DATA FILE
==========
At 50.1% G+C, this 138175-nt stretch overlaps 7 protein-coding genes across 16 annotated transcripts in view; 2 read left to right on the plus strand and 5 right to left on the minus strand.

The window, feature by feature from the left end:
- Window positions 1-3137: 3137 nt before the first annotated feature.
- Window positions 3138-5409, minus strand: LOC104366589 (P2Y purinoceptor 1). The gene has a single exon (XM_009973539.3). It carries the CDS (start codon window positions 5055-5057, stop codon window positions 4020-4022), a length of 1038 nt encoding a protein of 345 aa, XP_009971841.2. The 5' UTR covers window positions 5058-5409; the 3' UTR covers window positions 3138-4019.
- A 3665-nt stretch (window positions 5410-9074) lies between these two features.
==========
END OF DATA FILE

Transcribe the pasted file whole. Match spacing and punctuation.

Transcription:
At 50.1% G+C, this 138175-nt stretch overlaps 7 protein-coding genes across 16 annotated transcripts in view; 2 read left to right on the plus strand and 5 right to left on the minus strand.

The window, feature by feature from the left end:
- Window positions 1-3137: 3137 nt before the first annotated feature.
- Window positions 3138-5409, minus strand: LOC104366589 (P2Y purinoceptor 1). The gene has a single exon (XM_009973539.3). It carries the CDS (start codon window positions 5055-5057, stop codon window positions 4020-4022), a length of 1038 nt encoding a protein of 345 aa, XP_009971841.2. The 5' UTR covers window positions 5058-5409; the 3' UTR covers window positions 3138-4019.
- A 3665-nt stretch (window positions 5410-9074) lies between these two features.